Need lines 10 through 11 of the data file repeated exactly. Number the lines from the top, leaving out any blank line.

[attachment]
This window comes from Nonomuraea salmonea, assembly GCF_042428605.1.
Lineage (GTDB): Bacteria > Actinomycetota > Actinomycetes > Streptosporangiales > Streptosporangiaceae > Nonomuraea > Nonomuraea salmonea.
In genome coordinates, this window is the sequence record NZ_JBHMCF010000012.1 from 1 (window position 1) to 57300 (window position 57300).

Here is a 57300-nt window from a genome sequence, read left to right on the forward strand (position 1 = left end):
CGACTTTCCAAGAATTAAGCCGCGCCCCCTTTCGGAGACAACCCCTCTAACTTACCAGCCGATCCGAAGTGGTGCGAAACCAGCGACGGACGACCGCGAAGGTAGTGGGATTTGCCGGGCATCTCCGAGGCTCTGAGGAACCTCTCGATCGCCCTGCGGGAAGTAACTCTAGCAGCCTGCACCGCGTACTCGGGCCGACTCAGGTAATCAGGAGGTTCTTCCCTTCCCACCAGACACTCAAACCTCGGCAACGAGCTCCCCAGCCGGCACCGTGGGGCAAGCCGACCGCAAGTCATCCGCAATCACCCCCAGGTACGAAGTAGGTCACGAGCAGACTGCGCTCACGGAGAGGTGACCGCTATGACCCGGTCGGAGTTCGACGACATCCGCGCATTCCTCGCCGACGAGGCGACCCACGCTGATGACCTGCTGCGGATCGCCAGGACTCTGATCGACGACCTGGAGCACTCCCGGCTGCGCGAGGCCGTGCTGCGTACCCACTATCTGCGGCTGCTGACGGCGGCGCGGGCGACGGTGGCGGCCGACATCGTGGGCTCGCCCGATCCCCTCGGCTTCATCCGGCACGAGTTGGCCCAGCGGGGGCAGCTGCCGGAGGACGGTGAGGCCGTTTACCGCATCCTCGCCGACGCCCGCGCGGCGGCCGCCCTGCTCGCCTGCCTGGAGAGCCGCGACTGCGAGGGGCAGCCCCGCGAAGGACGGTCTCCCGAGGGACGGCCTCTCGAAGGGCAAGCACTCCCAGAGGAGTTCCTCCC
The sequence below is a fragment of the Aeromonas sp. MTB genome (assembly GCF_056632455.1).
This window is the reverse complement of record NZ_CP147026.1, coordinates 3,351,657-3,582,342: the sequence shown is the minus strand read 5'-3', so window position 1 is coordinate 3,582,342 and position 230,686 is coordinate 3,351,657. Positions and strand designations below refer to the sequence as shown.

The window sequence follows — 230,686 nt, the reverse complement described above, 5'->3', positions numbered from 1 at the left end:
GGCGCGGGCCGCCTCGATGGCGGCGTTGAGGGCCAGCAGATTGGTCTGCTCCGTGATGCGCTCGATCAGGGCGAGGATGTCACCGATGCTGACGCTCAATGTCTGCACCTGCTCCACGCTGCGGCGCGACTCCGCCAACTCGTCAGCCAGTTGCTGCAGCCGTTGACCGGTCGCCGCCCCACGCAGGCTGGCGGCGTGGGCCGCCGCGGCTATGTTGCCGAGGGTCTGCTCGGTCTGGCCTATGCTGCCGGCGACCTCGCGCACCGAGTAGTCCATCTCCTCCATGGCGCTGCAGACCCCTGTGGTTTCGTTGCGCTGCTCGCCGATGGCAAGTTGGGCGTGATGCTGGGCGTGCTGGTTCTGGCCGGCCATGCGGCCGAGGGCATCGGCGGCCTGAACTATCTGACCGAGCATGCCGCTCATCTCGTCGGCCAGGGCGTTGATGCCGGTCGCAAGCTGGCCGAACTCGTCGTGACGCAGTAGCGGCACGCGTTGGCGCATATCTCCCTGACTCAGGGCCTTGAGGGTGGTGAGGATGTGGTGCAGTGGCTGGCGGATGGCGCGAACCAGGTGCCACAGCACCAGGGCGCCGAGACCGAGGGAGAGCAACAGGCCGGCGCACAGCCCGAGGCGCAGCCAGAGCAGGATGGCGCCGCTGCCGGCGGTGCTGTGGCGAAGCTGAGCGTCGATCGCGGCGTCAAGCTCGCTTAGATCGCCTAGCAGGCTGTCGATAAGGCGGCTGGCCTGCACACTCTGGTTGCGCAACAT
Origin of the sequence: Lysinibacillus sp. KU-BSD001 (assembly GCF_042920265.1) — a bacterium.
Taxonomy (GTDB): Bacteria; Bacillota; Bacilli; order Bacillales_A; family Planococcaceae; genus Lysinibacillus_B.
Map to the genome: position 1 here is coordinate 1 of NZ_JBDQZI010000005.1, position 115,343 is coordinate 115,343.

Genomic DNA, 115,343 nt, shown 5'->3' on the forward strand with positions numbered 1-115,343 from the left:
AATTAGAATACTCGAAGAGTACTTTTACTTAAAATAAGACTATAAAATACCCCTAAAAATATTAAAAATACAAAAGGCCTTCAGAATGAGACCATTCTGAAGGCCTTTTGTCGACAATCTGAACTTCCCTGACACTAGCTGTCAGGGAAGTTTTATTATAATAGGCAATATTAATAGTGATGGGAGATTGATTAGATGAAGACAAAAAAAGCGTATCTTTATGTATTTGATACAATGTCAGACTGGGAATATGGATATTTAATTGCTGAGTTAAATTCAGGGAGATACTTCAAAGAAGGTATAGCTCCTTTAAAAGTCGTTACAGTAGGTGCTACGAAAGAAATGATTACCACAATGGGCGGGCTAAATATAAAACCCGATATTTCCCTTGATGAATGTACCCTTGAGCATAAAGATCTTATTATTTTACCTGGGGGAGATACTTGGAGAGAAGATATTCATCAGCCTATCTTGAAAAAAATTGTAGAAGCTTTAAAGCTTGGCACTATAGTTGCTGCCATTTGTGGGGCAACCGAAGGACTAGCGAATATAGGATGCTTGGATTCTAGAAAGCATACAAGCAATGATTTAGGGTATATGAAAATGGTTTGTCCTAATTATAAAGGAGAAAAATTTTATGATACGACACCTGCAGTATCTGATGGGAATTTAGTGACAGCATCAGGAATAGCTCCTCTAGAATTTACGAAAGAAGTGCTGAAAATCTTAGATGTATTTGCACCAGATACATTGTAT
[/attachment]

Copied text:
Origin of the sequence: Lysinibacillus sp. KU-BSD001 (assembly GCF_042920265.1) — a bacterium.
Taxonomy (GTDB): Bacteria; Bacillota; Bacilli; order Bacillales_A; family Planococcaceae; genus Lysinibacillus_B.